Students lead UHPD around campus to better security
Students, faculty, and UHPD were gathered together for the annual Walk in the Dark around the campus as part of National Night Out.
“This walk is for the students to point out what makes them feel uncomfortable,” UH Chief of Police Malcolm Davis said. “If I’m walking in the dark as an officer in uniform carrying a gun and don’t feel safe, we have bigger issues to take care of.”
Davis pointed out that it is the students’ responsibility to help officers, who may themselves feel safe, see what areas could be potentially dangerous to a student walking alone at night.
Students and faculty split into five groups with UHPD who took them around the campus on separate routes. Students pointed out lights that are out and areas or places that make them feel unsafe at night. The results of the walk will go to the Student Government Association, who makes sure all the necessary improvements are made throughout the campus.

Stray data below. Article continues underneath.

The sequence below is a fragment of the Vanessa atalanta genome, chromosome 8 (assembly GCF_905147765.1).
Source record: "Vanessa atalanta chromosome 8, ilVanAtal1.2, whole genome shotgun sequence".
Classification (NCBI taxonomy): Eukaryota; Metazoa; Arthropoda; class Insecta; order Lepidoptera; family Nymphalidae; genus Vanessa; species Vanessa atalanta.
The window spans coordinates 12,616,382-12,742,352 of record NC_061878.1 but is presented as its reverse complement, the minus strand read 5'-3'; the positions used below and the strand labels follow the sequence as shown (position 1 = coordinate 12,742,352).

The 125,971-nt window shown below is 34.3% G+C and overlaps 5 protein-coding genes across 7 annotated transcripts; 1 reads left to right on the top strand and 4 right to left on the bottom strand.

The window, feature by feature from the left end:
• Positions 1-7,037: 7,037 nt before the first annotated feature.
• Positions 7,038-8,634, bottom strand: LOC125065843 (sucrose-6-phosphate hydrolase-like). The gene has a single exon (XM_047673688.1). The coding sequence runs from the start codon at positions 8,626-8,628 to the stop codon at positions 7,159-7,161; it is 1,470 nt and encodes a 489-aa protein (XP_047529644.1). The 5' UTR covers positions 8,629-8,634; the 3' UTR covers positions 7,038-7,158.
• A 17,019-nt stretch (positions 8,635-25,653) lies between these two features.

One route, the green route, took a bus around the exterior of the campus with several faculty members and UHPD. One officer, Richard Storemski, has spent 36 years as an officer at UH and was more than helpful throughout the route by calling out building names and pointing out safety features during the drive.
Another officer on the route, Joe Mendez, director of emergency management, spoke highly of the campus safety and Davis.
“He really pushes his staff, and I think that’s rare,” he said. This is Mendez’s first semester at UH, but has experience with 18 years of police work. He pointed out many safety features on the campus throughout the route such as the 24 hour manned parking lot kiosks with direct radio access to UHPD.
The walk was started a few years ago to help students show police officers where they feel most unsafe walking around the campus after dark. Many adjustments made to the campus are a direct response from this event such as brighter parking lot lights instead of yellow bulbs, parking lot kiosks and labeled light posts so that students can tell officers what lights are out.